Images from the Film Archives — 1992
In response to what I read, and encouragement from my wife, it was suggested that I shoot mostly locally and get to know the areas well. By knowing how the light was during certain times of the year, learning what conditions might exist for particular weather patterns and locations, or when there may be flowers blooming, you might be better prepared to know what and where to shoot at any given time of the year. Additionally, by learning possible outlets that needed photos, if any of the work was to get published, there was a better chance of that by making local contacts.
So in the beginning, most of the photography during the year was centered around New Jersey, where I lived at the time. It’s one of the smaller states, and since I lived in the central part, most of it was accessible within a two hour drive. I always tried to get out at least one or two days a month on my days off from work, depending on the weather, season or family schedules, and did so for sunrise since getting up really early avoided rush hour traffic, which can be horrendous in the NY/NJ metropolitan area.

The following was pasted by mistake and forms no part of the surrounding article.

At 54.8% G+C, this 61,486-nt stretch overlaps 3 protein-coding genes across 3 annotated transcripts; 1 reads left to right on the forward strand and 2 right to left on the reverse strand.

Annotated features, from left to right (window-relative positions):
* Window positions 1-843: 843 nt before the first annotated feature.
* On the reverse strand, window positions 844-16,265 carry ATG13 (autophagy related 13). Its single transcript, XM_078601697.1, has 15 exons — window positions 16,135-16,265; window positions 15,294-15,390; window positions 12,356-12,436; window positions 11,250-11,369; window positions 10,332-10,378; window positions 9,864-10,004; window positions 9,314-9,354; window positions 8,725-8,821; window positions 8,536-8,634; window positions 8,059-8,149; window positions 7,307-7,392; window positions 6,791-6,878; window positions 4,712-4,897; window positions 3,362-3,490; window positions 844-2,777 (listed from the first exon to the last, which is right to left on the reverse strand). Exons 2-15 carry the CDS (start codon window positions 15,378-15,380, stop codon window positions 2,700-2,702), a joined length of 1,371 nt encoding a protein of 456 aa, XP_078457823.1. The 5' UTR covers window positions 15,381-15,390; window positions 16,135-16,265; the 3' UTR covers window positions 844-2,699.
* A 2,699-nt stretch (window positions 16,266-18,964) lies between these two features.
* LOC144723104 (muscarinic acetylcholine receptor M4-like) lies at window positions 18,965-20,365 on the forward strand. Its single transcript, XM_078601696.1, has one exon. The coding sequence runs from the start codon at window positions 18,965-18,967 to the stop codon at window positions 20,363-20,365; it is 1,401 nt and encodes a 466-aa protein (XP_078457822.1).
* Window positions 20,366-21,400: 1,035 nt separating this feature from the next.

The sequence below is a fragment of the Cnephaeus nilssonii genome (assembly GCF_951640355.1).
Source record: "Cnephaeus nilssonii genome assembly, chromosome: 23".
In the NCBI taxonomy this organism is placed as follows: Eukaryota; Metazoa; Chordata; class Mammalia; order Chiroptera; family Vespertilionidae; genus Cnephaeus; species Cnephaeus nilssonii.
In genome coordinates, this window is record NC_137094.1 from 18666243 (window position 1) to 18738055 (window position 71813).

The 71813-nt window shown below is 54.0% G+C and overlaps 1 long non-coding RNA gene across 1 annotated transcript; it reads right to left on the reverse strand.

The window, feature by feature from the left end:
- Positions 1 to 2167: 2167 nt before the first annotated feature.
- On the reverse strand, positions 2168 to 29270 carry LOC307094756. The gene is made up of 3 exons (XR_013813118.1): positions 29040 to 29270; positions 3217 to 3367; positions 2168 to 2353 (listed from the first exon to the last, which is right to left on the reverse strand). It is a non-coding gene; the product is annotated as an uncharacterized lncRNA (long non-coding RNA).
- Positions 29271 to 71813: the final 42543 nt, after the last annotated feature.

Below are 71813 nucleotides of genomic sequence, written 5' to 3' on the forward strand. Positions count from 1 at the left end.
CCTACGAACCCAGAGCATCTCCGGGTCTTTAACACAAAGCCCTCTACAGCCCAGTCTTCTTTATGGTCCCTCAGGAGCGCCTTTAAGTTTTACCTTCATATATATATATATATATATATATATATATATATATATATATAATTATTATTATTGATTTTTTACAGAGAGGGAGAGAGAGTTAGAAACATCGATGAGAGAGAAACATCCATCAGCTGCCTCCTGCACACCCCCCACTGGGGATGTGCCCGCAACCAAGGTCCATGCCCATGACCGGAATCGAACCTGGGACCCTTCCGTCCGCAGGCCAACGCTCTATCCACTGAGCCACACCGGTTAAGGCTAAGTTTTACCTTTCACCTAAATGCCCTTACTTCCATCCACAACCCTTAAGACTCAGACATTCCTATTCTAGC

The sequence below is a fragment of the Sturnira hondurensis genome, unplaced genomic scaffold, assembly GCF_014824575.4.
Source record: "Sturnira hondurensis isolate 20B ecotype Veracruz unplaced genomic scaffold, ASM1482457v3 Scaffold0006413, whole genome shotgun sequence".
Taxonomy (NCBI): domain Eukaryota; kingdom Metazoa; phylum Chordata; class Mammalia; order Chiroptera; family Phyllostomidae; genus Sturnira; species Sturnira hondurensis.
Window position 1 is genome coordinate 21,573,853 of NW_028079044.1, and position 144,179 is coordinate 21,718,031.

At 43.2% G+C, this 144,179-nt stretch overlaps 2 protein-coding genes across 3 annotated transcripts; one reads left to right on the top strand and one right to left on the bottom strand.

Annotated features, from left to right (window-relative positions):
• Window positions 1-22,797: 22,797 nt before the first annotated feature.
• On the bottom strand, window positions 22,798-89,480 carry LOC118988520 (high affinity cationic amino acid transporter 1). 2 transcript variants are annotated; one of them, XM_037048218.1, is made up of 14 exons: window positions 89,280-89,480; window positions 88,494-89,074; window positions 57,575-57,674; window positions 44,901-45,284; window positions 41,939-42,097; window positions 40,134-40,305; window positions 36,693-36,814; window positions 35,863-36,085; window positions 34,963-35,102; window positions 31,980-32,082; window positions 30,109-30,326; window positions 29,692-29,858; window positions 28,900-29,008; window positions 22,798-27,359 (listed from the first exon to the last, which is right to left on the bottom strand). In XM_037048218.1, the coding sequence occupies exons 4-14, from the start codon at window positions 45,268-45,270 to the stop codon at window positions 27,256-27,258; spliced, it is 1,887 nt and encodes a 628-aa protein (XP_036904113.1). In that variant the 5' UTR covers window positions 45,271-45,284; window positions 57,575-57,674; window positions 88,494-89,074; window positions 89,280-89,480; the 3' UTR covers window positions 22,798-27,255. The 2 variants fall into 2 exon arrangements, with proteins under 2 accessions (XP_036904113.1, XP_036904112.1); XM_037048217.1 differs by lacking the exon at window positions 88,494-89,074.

It was on one of those excursions to the Delaware Water Gap National Recreation Area, in the state’s northwest corner, that I discovered this thick stand of young birches interspersed with euonymus bushes whose leaves turn pink in autumn. I had to put the lens right against the trunk of another birch tree to get the proper angle for good separation of the closer trees, and clicked off a few shots just as it began to rain. It was such a beautiful scene, and I vowed to return to photograph it in every season. I did return in winter, but when I arrived in the spring, much of the stand in the distance, was bulldozed for a home to be built. I suppose it was outside the boundaries of the recreation area, but it destroyed the view altogether. The discovery was sad to be sure, but I was also encouraged that the image from the previous autumn would be unique.